Over on tumblr, franzferdinand2 asked:
Just wanted to say your crack earlier about people using racists on twitter as some kind of weird “I’m not racist” barometer really got me thinking. Journalism has managed to make gawking at obvious racism something to be consumed.
Franz is referring to stories like this, or this, or this, which I tweeted about a bit the other day. Today, I’m expanding on those tweets. I’ve got a lot of moving parts here, but bear with me. The tweets:
Those stories actually really make me frustrated with the people who put them up and the people who share them. I think these types of stories are actually a kind of passive white supremacy. I call it passive because it’s not the result of a conscious choice to prop up white supremacy. It’s actually coming from what I think is a good place on the part of the website or anyone involved, a desire to spotlight someone overcoming not just personal adversity, but specifically racial adversity too. There’s an extra oomph in that story. It’s nice when people do things and racists can only sit there impotently.
Which I understand, and empathize with. But nine times out of ten, more column inches are devoted to how racists react to them, and then occasionally how they react to the racist, instead of their actual accomplishments. The accomplishments have always been considerable, whether she’s Nina Davuluri, the first Indian-American Miss America, Gabby Douglas doing super well in the Olympics, or Amandla Stenberg playing Rue in the Hunger Games.
Stenberg has the best first name ever, was the best part of Colombiana, and is a promising young actress. I don’t know anything about Miss America except that it’s weird we still do that kind of thing, but I assume they don’t just hand out that crown to anyone. You have to have some merit, and you have to have more merit than the next woman to go home with the crown. Sports stories are always interesting, and I bet the eventual ESPN 30 for 30 on Douglas in ten years is gonna be great.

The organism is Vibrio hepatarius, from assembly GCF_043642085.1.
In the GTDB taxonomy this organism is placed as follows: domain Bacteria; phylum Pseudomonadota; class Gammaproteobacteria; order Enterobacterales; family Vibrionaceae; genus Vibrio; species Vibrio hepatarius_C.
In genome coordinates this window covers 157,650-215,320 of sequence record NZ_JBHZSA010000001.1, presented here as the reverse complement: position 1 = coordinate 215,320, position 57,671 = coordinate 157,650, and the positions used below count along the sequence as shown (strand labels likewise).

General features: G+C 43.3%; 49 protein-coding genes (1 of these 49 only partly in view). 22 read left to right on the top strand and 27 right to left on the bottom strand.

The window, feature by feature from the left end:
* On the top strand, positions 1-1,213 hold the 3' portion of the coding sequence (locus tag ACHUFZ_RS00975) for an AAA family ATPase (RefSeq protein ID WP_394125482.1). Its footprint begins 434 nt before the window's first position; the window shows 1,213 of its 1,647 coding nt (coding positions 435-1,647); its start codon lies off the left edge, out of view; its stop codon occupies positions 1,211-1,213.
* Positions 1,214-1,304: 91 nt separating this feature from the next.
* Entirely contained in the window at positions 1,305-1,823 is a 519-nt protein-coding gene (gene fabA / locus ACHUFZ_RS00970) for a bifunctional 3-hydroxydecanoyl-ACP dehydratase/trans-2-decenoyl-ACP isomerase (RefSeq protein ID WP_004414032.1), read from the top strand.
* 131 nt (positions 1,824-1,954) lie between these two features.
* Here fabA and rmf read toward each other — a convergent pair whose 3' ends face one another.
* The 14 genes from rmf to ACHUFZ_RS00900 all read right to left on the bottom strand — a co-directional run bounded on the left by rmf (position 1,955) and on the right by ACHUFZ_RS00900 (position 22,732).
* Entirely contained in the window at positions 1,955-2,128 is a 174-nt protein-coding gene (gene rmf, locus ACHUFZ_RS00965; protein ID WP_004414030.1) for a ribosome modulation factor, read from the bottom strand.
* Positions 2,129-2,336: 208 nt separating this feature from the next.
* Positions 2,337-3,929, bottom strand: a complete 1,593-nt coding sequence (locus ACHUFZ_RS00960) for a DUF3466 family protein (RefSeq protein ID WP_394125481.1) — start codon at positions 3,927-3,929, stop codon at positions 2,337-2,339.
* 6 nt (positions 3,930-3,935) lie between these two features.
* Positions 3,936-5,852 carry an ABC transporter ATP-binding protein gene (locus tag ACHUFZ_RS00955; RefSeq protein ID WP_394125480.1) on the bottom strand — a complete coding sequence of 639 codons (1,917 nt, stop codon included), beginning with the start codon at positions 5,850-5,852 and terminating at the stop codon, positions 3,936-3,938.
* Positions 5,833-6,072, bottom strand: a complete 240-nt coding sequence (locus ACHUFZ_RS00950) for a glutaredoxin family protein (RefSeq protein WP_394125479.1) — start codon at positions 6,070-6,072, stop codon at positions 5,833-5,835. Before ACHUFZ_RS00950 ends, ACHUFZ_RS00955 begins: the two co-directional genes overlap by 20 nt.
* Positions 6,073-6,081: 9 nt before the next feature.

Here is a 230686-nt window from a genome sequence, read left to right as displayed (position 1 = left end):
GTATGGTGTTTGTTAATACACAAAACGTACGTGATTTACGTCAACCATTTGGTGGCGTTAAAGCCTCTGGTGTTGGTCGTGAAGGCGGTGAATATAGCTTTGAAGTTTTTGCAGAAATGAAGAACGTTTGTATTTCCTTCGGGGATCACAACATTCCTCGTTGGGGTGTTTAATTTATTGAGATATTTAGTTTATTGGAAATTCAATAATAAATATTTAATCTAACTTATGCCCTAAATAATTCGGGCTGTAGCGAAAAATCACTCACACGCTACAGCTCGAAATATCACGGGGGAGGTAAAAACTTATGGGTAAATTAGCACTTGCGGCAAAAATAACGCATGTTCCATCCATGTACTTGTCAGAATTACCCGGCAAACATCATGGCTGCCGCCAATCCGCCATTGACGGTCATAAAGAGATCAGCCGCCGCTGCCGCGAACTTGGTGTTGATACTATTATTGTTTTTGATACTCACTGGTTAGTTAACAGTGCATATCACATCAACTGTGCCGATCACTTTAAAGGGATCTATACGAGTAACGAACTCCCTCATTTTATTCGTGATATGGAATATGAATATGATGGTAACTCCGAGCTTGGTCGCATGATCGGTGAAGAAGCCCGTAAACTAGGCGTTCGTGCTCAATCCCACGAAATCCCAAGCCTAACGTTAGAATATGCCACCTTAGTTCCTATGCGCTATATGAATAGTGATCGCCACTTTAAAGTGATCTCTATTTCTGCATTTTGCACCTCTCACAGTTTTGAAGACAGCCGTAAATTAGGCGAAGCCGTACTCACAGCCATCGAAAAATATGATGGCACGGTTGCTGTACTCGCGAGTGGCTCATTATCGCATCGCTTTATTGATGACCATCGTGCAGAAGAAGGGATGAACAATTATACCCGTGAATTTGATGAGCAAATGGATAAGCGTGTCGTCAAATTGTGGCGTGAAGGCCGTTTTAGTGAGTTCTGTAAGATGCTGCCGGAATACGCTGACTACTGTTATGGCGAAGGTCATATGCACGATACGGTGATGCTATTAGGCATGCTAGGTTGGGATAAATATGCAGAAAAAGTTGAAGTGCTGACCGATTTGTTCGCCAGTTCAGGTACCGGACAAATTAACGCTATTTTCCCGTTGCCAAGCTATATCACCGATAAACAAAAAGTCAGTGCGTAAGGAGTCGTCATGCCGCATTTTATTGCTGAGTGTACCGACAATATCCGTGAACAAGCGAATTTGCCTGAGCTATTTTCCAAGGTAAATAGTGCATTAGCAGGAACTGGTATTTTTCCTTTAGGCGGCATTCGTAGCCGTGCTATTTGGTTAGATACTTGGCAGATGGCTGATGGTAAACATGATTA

All of these people have stories that are pretty interesting, and that’s without the outside input of people who quite literally would have never mattered in any even vaguely meaningful way to the people they are insulting. With that input, their story shifts from “really talented in their field” to “really talented in their field, also hated by racists.” Which is true, racists hate a lot of people, but a lot of things are true that aren’t regularly and consistently reinforced through the media.
These types of stories elevate the racist feedback above the only real issue at hand: some people did a cool thing and deserve press for it. They privilege the voice of the racist above the accomplishments of the actual person who is being attacked. Here’s a search on Jezebel for “Amandla Stenberg.” There are three posts about the racist tweets. There is one about her being cast in the role. There is nothing in-between. There is nothing of substance about this actress on that site, but there are three posts about racists reacting to her, her reaction to racists, and racists reacting to some other actor who dared be something other than white. They haven’t mentioned Nina Davuluri once without mentioning racism.
I most commonly see these stories with non-whites, and it’s usually a pretty even mix of men and women, maybe tilted a little toward women due to selection bias. The effect of tagging brown faces with hate narratives a dozen times a month all over the place online—and occasionally super often depending on what you choose to follow, in terms of blog subjects—causes a connection in your head with that negative stigma. It’s why when I say Somalia you think Black Hawk Down and starving children, the Middle East and constant warfare, China and disgusting smokestacks. It’s why black-on-black violence is a problem, a real tragedy, and white-on-white violence isn’t even a concept in your head.